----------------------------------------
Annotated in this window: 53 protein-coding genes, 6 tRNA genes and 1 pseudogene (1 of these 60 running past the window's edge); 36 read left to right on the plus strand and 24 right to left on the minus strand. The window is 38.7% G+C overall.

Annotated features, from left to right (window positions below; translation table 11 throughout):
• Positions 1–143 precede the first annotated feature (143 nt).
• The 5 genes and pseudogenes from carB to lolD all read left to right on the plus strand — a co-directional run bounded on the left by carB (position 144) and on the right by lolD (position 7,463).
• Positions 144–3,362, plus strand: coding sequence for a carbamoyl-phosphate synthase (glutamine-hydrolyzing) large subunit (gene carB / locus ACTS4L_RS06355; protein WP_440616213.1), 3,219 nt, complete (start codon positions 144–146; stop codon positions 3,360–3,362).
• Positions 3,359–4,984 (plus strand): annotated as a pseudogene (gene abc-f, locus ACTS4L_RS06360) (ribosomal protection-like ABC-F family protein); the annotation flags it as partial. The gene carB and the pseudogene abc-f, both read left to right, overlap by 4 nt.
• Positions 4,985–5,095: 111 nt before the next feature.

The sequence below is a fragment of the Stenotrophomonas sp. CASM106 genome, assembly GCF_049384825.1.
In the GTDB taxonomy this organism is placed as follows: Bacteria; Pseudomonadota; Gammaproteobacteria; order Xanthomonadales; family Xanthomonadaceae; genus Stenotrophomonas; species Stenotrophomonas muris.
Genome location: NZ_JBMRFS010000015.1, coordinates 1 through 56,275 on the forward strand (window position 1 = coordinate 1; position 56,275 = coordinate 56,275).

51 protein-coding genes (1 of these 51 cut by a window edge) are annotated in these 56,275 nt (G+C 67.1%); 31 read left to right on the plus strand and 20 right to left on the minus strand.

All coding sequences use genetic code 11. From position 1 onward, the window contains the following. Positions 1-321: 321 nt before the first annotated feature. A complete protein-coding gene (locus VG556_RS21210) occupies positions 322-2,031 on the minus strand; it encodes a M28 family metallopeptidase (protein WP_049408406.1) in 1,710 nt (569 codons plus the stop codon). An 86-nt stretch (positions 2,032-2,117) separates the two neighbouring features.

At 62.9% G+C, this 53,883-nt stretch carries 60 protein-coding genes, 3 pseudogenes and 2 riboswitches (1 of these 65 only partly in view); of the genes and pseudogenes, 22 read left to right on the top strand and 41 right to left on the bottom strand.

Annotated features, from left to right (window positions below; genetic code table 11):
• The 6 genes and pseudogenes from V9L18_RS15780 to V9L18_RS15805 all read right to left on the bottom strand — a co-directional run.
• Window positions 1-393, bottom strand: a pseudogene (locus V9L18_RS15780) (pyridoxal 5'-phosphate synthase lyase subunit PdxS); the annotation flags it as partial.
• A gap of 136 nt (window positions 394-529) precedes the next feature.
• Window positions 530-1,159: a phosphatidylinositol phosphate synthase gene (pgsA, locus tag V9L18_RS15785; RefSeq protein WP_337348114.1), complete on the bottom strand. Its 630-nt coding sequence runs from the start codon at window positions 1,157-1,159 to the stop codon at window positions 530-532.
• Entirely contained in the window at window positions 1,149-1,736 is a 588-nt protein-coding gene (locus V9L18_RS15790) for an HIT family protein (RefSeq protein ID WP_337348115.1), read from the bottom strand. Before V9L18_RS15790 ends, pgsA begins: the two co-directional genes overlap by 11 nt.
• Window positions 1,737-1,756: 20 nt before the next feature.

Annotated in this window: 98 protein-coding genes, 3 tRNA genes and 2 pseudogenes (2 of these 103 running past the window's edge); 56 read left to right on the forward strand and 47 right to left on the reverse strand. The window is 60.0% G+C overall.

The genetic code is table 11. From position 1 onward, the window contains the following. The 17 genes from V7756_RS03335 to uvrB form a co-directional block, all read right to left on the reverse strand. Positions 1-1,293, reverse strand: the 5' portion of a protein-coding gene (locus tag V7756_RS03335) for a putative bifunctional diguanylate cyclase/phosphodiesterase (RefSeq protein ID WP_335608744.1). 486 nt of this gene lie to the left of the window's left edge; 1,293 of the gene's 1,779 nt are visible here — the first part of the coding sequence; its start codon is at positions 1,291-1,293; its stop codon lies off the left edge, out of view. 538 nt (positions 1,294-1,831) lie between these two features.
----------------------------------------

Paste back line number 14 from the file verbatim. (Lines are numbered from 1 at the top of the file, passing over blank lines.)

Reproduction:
Annotated features, from left to right (window positions below; genetic code table 11):